Shopping For Records: ANOTHER R.E.M. album turns 25 — Document out in September

And as the years progress, R.E.M.'s Document turns 25, which means it's been the end of the world as we know it for that long.  Bad joke?  Yeah, but that doesn't mean it isn't true. 

My only real sore spot with this album is their cover of Wire's "Strange."  Ever hear it?  Listen below.

I reviewed the band's 25th Anniversary Edition of Fables of the Reconstruction in 2010 and Lifes Rich Pageant in 2011.

All info comes courtesy of EMI. 


2CD and Digital Release Features Remastered Original Album, Plus a Previously Unreleased Concert Recording

Remastered Album to be Released on 180g Vinyl by Mobile Fidelity

Hollywood, California – August 7, 2012 – R.E.M. has teamed with Capitol/I.R.S. for the September 25 release of an expanded 25th Anniversary Edition of the band’s 1987 album, Document. The new edition features the digitally remastered original album, plus a previously unreleased 1987 concert from R.E.M.’s “Work” tour. The commemorative release also adds new liner notes by journalist David Daley, with the 2CD package presented in a lift-top box with four postcards. On the same date, the remastered original album will be reissued by Mobile Fidelity on 180-gram vinyl in faithfully replicated LP packaging.

R.E.M.’s fifth studio album,
Document was recorded by vocalist Michael Stipe, guitarist Peter Buck, bassist Mike Mills, and drummer Bill Berry at Nashville’s Sound Emporium. The first of several R.E.M. albums to be co-produced by the band and Scott Litt, Document was also the band’s first to go Platinum and includes the singles “Finest Worksong,” “Its The End Of The World As We Know It (And I Feel Fine),” and “The One I Love,” R.E.M.’s first Top 10 on the Billboard Hot 100. The album peaked at Number 10 in the U.S., spending 33 weeks on Billboard’s Top 200.

In his 1987 review of the album, Rolling Stone’s David Fricke described
Document as “the fifth in a series of singular state-of-our-union addresses by America’s most successful fringe band.” Indeed, Document launches with a call-to-action, as Stipe sings, “The time to rise / Has been engaged” in “Finest Worksong,” bearing witness to history-repeating-itself tactics employed by the country’s elected leaders, evidenced by the Iran-contra hearings, Star Wars missile defense saber-rattling, and a hyper-moralized Congress bent on restricting and regulating controversial language in the arts.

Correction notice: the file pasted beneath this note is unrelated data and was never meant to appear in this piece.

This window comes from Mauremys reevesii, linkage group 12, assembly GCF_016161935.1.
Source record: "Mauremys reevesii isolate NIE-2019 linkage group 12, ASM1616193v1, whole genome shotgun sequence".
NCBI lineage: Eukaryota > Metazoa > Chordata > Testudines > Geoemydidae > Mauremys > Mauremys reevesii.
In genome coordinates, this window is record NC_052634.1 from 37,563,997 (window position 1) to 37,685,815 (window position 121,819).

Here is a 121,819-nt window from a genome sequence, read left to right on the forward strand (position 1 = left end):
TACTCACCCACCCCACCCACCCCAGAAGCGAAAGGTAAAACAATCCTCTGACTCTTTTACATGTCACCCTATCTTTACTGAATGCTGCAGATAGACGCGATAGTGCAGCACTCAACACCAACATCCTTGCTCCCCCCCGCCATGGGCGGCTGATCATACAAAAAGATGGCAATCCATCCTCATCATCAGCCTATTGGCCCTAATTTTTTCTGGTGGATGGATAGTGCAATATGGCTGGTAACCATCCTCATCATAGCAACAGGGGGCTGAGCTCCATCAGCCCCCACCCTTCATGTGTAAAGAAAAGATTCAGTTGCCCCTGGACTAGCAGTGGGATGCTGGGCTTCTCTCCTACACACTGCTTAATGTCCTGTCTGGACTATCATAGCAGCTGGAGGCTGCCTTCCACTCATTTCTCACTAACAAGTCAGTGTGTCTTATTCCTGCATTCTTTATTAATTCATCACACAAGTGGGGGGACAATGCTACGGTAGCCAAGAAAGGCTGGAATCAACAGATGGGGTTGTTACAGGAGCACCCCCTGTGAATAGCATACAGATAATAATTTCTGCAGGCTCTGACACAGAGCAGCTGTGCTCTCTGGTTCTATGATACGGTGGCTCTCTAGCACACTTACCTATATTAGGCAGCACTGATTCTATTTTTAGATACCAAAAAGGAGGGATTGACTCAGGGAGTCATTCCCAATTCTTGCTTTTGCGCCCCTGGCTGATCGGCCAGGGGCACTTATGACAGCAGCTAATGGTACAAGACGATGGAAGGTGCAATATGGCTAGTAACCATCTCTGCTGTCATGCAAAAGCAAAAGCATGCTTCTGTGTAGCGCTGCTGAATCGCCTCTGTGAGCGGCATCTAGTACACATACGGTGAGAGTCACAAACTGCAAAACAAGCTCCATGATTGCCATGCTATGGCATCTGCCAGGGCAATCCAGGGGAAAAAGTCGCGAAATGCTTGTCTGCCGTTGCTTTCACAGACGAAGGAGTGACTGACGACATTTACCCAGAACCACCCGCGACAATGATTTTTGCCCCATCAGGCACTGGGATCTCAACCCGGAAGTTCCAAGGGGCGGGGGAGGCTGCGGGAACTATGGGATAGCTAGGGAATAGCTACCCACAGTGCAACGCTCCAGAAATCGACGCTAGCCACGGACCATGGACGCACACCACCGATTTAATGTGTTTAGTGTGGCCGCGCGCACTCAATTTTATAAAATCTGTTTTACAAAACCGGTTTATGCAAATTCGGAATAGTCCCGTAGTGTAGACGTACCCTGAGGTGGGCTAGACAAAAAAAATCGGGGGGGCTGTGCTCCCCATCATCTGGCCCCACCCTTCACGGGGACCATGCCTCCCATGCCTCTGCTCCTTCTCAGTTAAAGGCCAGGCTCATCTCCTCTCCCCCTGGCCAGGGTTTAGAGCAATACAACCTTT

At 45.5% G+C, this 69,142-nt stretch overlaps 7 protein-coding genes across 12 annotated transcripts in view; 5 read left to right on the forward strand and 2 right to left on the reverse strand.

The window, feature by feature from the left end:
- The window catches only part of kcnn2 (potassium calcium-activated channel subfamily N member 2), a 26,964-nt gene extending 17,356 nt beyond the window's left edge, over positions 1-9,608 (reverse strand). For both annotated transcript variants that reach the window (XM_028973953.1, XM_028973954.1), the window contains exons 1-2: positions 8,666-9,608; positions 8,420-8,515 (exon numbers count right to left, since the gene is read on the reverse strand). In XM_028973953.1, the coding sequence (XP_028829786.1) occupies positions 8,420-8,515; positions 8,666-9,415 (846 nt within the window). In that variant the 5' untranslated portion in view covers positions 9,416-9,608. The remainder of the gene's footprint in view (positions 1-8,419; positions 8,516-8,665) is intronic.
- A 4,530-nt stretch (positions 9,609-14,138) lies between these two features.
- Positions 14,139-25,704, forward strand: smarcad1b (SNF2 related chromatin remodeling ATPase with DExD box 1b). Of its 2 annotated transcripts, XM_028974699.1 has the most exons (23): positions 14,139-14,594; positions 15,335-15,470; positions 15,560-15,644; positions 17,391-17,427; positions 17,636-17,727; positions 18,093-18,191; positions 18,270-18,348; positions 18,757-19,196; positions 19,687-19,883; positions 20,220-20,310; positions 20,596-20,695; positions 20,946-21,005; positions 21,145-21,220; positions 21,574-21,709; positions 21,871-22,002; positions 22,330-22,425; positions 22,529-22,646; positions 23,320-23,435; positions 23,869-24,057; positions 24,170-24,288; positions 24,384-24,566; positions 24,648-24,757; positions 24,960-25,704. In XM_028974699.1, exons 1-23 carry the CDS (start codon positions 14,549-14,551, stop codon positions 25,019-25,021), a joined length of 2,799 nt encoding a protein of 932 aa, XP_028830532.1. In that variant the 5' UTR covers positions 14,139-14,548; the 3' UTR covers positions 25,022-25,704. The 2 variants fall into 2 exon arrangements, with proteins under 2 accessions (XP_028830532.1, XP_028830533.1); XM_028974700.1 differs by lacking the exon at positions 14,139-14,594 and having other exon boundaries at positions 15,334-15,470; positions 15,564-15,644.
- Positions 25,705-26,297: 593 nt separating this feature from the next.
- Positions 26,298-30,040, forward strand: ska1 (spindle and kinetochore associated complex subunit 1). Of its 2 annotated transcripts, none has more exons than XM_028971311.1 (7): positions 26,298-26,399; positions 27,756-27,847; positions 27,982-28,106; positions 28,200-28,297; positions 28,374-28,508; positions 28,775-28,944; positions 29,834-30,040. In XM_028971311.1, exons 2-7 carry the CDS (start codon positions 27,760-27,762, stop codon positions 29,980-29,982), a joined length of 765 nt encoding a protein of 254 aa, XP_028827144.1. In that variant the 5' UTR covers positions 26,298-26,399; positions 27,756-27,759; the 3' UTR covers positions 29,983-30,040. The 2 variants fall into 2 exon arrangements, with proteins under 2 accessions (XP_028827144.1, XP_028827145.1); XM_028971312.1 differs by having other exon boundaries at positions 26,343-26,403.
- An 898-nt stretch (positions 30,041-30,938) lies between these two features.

All you have to do is turn on the TV,” said Peter Buck at the time, “And you’re inundated with complete lies from people who are supposed to be running the country.”

R.E.M. had released four albums in the previous four years, each selling more than the last. With the release of
Document, the band found itself at a crossroads of sorts – all but ignored by conservative rock radio and MTV, yet reaching a broad and devoted international audience, sprung from independent media and college radio. Listen to Peter Buck’s 1987 introduction to Document, recorded for attendees of that year’s New Music Seminar, here.

Mike Mills tells Daley in the new edition’s liner notes,
“We always felt that if we had a hit, it would be despite us, not because of us.”
As the band’s upward trajectory continued, improbably sandwiching “The One I Love” between Whitney Houston’s “So Emotional” and Jody Watley’s “Don’t You Want Me” on the U.S. singles chart the same week Rolling Stone’s cover hailed R.E.M. as “America’s best rock & roll band” (read Rolling Stone’s 1987 R.E.M. cover story here), they launched their “Work” tour in Europe. The concert included in Document’s new edition, recorded live in Utrecht, Holland, reveals a band poised to take over the world.Document’s 25th Anniversary Edition follows the special edition releases of R.E.M.’s four other I.R.S. albums, including Murmur and Reckoning, released by UMe/I.R.S., and Fables of the Reconstruction and Lifes Rich Pageant, released by Capitol/I.R.S. Audio and video anthologies of the legendary band’s 1980s I.R.S. Records output, And I Feel Fine... The Best Of The I.R.S. Years 1982-1987 and When The Light Is Mine… The Best Of The I.R.S. Years 1982-1987 Video Collection, respectively, were released by Capitol/I.R.S. in 2006.

Document (25th Anniversary Edition) [2CD, digital]

CD 1 (digitally remastered original album)

1. Finest Worksong
2. Welcome To The Occupation
3. Exhuming McCarthy
4. Disturbance At The Heron House
5. Strange
6. Its The End Of The World As We Know It (And I Feel Fine)
7. The One I Love
8. Fireplace
9. Lightnin' Hopkins
10. King Of Birds
11. Oddfellows Local 151

CD 2 (previously unreleased “Work” tour concert, recorded live in Utrecht, Holland – September 14, 1987)

1. Finest Worksong (4.20)

2. These Days (3.36)
3. Lightnin’ Hopkins (3.43)
4. Welcome To The Occupation (2.52)
5. Driver 8 (4.15) 
6. Feeling Gravitys Pull (5.00)
7. I Believe (4.28)
8. The One I Love (4.38)
9. Exhuming McCarthy (3.23)
10. Wolves, Lower (4.23)
11. Fall On Me (3.05)
12. Just A Touch (3.12)
13. Oddfellows Local 151 (5.34)
14. Little America (2.50)
15. Its the End Of The World As We Know It (And I Feel Fine) (4.01)
16. Begin The Begin (4.32)
17. Disturbance At The Heron House (3.42)
18. Moral Kiosk (3.02)
19. Life And How To Live It (4.59)
20. So. Central Rain (5.35)

All songs by Berry/Buck/Mills/Stipe except “Strange” (Gilbert, Lewis, Newman, Gotobed)

Letters From A Tapehead 


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